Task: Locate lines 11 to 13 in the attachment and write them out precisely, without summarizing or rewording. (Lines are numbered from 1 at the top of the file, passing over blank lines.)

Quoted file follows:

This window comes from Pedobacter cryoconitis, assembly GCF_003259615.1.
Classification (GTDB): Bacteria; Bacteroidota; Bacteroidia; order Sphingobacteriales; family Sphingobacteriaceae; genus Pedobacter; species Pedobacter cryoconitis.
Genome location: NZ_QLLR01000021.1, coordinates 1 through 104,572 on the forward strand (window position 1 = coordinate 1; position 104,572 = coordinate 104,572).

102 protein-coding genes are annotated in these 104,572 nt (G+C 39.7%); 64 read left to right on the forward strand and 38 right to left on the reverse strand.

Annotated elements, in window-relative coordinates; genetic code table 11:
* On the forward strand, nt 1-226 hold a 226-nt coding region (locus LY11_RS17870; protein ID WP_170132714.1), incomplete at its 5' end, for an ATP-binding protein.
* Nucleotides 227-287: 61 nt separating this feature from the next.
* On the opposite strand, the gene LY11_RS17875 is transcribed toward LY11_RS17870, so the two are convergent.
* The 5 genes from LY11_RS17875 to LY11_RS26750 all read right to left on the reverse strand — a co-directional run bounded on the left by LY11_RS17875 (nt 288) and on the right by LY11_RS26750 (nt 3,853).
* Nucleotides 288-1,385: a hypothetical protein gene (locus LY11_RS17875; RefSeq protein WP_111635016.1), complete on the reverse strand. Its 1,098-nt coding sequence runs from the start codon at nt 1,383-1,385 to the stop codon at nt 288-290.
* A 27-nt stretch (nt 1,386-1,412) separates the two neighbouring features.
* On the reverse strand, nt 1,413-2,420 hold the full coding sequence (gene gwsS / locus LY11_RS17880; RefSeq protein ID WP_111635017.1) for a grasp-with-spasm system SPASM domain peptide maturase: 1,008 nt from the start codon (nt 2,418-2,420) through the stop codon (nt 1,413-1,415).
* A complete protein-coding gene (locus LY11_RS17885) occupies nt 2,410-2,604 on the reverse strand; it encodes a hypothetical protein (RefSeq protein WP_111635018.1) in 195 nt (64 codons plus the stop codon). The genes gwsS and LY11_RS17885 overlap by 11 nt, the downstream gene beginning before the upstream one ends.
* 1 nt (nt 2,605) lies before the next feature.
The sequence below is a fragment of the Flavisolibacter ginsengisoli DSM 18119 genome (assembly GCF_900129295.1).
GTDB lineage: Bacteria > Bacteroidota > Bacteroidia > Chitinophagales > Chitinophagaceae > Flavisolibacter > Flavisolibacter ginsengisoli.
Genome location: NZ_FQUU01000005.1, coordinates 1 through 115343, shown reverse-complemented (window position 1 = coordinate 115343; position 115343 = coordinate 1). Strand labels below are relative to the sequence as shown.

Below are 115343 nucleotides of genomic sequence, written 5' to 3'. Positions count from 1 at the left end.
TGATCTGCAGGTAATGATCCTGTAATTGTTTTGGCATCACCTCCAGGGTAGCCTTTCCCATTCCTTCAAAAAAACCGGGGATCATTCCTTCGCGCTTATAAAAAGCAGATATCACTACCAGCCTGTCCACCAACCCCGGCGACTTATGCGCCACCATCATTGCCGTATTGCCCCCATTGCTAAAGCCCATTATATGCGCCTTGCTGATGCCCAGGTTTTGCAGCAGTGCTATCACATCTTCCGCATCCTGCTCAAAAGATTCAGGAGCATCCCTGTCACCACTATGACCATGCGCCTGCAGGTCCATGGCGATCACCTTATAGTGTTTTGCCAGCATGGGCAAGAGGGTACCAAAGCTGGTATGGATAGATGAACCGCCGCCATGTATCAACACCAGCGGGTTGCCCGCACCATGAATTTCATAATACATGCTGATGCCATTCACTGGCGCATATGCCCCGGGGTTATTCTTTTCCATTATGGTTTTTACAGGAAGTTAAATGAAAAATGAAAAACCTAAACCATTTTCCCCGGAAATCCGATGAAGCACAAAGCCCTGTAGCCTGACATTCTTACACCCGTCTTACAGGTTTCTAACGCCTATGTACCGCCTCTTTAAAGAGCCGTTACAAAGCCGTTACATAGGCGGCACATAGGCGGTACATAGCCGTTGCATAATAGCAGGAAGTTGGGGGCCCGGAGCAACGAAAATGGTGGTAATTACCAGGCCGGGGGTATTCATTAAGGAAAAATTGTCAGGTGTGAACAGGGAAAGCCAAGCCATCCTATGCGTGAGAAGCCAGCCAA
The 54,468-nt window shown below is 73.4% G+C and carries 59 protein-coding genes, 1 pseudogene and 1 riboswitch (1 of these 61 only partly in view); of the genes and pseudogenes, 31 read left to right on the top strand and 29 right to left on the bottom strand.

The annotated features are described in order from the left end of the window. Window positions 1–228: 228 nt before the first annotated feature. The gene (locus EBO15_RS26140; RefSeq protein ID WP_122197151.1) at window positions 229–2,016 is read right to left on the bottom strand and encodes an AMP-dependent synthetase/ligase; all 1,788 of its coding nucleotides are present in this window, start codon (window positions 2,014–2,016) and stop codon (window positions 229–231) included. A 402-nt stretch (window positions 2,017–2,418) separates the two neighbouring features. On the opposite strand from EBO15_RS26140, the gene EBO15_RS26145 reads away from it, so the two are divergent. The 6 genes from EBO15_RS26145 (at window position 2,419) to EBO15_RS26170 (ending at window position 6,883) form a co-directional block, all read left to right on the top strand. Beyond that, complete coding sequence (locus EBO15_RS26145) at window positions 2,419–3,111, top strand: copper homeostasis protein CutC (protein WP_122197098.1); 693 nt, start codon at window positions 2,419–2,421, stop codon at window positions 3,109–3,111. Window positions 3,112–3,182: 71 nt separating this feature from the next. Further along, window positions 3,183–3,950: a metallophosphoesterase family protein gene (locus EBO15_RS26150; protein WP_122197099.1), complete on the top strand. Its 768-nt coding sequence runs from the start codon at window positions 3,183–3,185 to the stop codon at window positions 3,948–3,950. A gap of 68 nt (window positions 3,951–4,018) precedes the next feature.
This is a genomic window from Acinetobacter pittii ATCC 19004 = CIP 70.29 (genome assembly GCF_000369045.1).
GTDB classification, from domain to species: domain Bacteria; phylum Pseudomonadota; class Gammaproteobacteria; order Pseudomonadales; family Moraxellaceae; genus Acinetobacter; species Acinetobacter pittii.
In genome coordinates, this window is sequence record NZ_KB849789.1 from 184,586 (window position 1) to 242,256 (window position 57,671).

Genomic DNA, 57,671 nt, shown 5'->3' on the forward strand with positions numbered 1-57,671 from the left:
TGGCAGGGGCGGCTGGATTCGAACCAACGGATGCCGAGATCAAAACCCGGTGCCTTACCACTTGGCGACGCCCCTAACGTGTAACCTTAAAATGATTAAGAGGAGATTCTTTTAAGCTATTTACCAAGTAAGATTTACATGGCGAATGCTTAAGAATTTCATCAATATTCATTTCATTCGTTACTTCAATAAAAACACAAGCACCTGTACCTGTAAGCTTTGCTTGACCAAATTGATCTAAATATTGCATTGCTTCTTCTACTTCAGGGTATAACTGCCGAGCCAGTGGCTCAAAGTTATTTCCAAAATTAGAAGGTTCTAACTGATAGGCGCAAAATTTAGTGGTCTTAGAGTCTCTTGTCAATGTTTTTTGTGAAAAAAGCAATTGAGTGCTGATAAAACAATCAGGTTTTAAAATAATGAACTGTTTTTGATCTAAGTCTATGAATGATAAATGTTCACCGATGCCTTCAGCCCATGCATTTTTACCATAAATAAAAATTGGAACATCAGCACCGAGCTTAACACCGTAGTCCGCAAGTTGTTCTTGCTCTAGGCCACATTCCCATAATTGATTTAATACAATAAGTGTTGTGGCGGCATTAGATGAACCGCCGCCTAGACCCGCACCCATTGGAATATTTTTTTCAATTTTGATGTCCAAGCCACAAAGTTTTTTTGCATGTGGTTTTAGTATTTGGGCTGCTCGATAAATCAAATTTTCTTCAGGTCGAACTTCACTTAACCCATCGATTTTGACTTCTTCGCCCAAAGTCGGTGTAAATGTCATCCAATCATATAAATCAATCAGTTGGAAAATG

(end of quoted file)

* A 27-nt stretch (nt 1,386-1,412) separates the two neighbouring features.
* On the reverse strand, nt 1,413-2,420 hold the full coding sequence (gene gwsS / locus LY11_RS17880; RefSeq protein ID WP_111635017.1) for a grasp-with-spasm system SPASM domain peptide maturase: 1,008 nt from the start codon (nt 2,418-2,420) through the stop codon (nt 1,413-1,415).
* A complete protein-coding gene (locus LY11_RS17885) occupies nt 2,410-2,604 on the reverse strand; it encodes a hypothetical protein (RefSeq protein WP_111635018.1) in 195 nt (64 codons plus the stop codon). The genes gwsS and LY11_RS17885 overlap by 11 nt, the downstream gene beginning before the upstream one ends.